The sense of belonging therefore needs to have its roots in the concrete. In this respect the euro is a valuable tool. Pragmatic and symbolic - while also providing a political instrument - the euro could make up for the deficiencies and strengthen the sense of identity. 'The general public is aware of the poor distribution of powers in Europe. Many Europeans no doubt want more from Europe, while remaining dissatisfied with the way Europe is being created. They have the feeling it interferes in questions of no importance because it is incapable of resolving major issues. Institutional changes, both real and symbolic, could boost motivation for Europe and thus act as a catalyst. Recent progress towards European defence and a rapid reaction force for the EU is encouraging in this respect.'

Elusive Europe

But what Europe are we talking about here? Where should we set the limits to this Europe in the making? Is it enough to experience a sense of belonging in relation to a political area to integrate into and become a part of it? 'Although the Russians have a European cultural identity, is it true to speak of their European political identity when most of them believe that Russia is a political entity in itself? Can we deny Turkey's European cultural identity on the grounds that it is a Muslim country? No, because Islam is also part of Europe. In this case, too, it is Turkey's political identity which will be the determining factor.'

The notion of the European area is one of the research network's future projects - a network now enlarged to include Polish, Hungarian and Russian historians, and seeking to include a range of disciplines. In addition to the palpable and concrete notion of area - northern, southern and central Europe, etc. - they will also be looking at the 'abstract' area. 'Is there a European democratic area, symbolic areas, a European-opinion area? These are all complex questions. Take just one example. There is often the feeling that there are national opinions on the one hand, and international opinion on the other, in the form of major global emotions. But the intermediate area - European opinion - is much more difficult to detect.'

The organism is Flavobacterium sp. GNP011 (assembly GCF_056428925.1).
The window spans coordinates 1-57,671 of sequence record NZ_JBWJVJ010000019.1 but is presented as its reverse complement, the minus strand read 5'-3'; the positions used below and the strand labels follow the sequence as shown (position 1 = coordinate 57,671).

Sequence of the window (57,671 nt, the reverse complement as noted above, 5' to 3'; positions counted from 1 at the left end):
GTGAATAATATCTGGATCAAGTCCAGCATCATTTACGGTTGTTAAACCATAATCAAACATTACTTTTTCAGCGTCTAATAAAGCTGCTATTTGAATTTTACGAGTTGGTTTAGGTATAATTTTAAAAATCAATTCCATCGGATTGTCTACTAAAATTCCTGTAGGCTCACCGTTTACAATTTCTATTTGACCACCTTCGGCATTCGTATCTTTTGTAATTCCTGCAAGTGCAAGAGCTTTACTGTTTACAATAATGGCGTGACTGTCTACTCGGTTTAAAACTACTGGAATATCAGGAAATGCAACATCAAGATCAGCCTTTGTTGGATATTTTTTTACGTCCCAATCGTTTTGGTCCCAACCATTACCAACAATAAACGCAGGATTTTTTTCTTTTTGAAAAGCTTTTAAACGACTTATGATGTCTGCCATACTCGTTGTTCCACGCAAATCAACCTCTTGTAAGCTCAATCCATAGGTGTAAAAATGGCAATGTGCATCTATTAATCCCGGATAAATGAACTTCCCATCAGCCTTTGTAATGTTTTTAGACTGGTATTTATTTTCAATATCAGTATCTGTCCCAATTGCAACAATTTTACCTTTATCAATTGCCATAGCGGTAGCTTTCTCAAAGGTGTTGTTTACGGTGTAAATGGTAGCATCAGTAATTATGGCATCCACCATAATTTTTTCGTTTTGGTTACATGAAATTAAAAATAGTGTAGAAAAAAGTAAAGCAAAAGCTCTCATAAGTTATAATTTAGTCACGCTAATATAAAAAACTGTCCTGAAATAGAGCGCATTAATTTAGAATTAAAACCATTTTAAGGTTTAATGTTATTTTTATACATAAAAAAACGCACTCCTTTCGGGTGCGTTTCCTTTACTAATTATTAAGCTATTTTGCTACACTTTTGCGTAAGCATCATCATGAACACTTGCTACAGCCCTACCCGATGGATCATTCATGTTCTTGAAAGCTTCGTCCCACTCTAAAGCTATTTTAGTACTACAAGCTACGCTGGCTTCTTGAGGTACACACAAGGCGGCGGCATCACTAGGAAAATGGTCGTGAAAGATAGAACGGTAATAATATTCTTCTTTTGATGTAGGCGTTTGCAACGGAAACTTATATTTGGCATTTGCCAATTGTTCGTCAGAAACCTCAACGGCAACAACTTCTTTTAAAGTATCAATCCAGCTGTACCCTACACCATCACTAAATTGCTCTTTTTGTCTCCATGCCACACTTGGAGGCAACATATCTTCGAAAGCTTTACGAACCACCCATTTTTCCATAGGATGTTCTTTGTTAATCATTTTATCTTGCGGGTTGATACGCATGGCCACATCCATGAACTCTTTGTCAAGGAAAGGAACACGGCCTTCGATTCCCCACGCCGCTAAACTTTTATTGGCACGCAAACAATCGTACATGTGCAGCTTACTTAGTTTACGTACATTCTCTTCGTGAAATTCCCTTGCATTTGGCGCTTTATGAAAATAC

(1) Awarded for the first time in November 2000, this prize rewards excellence in European research conducted through networks. see RTD info, special edition, January 2001
and cordis.europa.eu/improving/src/hp_awa.htm.

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(2) All quotations are from Robert Frank
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Contact

Robert Frank
Université de Paris I
Fax: +33 1 40 51 79 34
frank@univ-paris1.fr

Publications

The first stage of the research is reported in seven publications, summarised in the single volume entitled Identités et conscience européennes au XXe siècle, published by René Girault, Paris, Hachette, 1994. Ten publications present the second stage of the research, for which a summarising volume is about to be published.


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Tortuous intellectuals

Intellectuals, especially German and French, played an important role in the formation of a European consciousness in the period between the wars. Based on pacifism and linked to Europeanism, this movement was partially interrupted by the Second World War. The Cold War and decolonisation brought a long period of indifference on the part of intellectuals, most of whom took up positions in favour of either the East or the West, against colonialism, for the Third World, or supported Marxist theories and structuralism.

'Paradoxically, the intellectuals were interested in European unity as long as it was not becoming a reality. When Europe actually began to integrate, they turned away from it, finding it too economic and technological,' points out Robert Frank. Since the decline of the major ideologies and the fall of the Berlin Wall with its symbolic value, there has been a new confidence among intellectuals in the democracy embodied by Europe, as opposed to that of the United States. 'Europe is becoming an area which can provide shared values and propose a certain kind of globalisation which is not the US model.'

 
     
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Tortuous intellectuals